Sometimes if you wait long enough, questions will answer themselves.
Such as this one explored by feminist Naomi Wolf in her 1993 book, "Fire With Fire": Why are women so reluctant to declare themselves feminists?
Fast-forward to February 2004 and Wolf solved her own riddle in a long piece she wrote for New York magazine. The answer is Naomi Wolf.
Women busy being women rather than building resumes around the incidental fact of their womanhood, see feminists like Wolf as part of the problem. How can any grown-up take seriously, for instance, a woman who 20 years after the fact must - simply must! - come clean about the professor who once put his hand on her leg.
The story Wolf portentously tells revolves around her senior year at Yale when Harold Bloom, the revered literature professor, put his hand on her thigh following a candlelit dinner lubricated with a bottle of sherry at her apartment. In prose that suggests Wolf missed her calling as a romance novelist, she writes that Bloom leaned toward her and breathed:
"You have the aura of election upon you." Wolf was seeking Bloom's recommendation for a Rhodes scholarship as well as a review of her poetry.
The next thing little ol' Naomi knew, Bloom's "heavy, boneless hand was hot on my thigh."
Gad. What's a girl to do? Just so "no"? It's always an option, but instead Wolf lurched to the sink and "found myself vomiting," whereupon Bloom corked his bottle of Amontillado and took his leave. As a gentleman might, one could argue. But not Wolf.
For Wolf, this episode of "sexual encroachment" when she was 20 and not yet a feminist of waning fame, caused her "spiritual discomfort." To her minimal credit, Wolf admits that she hasn't suffered materially. She managed to write a few books, briefly turned Al Gore into an Alpha Male and continues to enjoy speaking invitations.
But her soul, alas, was not rested. "Keeping bad secrets hurts," she writes.
Telling insignificant secrets to resurrect one's career, while ruining another's life (Bloom is 80 and reportedly in declining health) is, on the other hand, presumably painless.
Why the sudden need to verbally purge what her 20-year-old tummy apparently failed to cede? Feminist duty and Jewish guilt, according to Wolf.
As a feminist author and activist, Wolf says she is haunted by the possibility that others might have suffered because she failed to report Bloom's advances. According to her faith, Wolf says she is a sinner of omission, complicit in Bloom's and Yale's tyranny of secrecy.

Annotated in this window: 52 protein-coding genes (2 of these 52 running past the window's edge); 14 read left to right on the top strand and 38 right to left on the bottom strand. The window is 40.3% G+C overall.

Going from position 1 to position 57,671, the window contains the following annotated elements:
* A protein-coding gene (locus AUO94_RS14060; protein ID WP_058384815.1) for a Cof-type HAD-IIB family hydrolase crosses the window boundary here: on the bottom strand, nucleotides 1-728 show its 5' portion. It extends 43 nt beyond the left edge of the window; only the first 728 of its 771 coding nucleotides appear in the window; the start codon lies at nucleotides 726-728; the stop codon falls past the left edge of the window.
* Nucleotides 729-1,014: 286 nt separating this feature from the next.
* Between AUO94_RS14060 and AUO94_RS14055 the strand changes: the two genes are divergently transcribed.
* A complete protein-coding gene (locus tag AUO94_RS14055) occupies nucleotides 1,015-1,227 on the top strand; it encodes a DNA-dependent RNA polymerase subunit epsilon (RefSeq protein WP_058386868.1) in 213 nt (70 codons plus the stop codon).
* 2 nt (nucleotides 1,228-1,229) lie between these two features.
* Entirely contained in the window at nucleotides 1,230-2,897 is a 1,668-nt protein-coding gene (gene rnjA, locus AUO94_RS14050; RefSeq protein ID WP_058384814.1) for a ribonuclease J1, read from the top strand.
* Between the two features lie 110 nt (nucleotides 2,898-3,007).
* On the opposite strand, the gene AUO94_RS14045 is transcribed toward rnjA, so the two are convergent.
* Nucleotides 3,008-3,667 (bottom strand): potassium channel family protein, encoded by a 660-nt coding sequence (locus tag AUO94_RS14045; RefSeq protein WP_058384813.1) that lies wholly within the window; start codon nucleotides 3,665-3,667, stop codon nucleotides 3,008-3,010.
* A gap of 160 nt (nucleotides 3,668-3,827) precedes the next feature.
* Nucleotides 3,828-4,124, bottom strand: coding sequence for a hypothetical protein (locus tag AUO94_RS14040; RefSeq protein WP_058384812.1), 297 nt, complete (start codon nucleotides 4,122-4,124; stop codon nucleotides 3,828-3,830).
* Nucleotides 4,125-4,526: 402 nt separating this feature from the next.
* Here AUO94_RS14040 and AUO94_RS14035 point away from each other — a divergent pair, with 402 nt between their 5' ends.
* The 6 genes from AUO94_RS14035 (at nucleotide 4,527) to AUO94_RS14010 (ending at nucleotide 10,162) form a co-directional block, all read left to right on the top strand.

Without irony, Wolf says she felt like Glenn Close in "Fatal Attraction" as she recently tried to discuss with Yale its procedures for welcoming and resolving claims of sexual encroachment. She made numerous phone calls over a six-month period, promising that she only wanted personal assurance, not a public forum. After being ignored, Wolf threatened to go public.
Yale has learned that Wolf makes no idle threats; no word on Bloom's bunny.
However Yale may respond to Wolf's petit mal, her expose permits a glimpse into the confused world of victim feminism, which even Wolf once held in contempt. In "Fire With Fire," she demonstrated a capacity for even-handedness toward the sexual complexities among men and women, urging for instance that we not trivialize genuine sex crimes by exaggerating minor insults.
Such as, perhaps, Bloom's clumsy attempt at seducing an attractive young woman who agreed to a candlelit dinner in her apartment and enjoyed his wine while convincing herself that he was interested only in her poetry? Come on. Even a Yalie with a Rhodes scholarship isn't that stupid. Or, oh, so innocent.
I've always maintained that any woman with a checkbook is a feminist, so I'm not anti-feminist. But something happened to the swashbuckling sisterhood on the way to the bank. Once an ideology has its own accountant and bureaucratic organization, it seems, all allegiance to first principles is off.
One of those principles was that women are not so sensitive and vulnerable as to need constant protection from men. If Wolf's description of that long-ago evening is accurate, any jungle girl would know that Bloom might misjudge her sexual reluctance.
The fact that Bloom's boneless hand prompted Wolf to regurgitate her dinner inarguably put an immediate and explicit end to this would-be tale of sexual harassment, with no harm to any except perhaps to poor Bloom's withered self-esteem. Given Wolf's then-considerable gifts of youth, beauty and guile, I should think she owes the dear fellow an apology.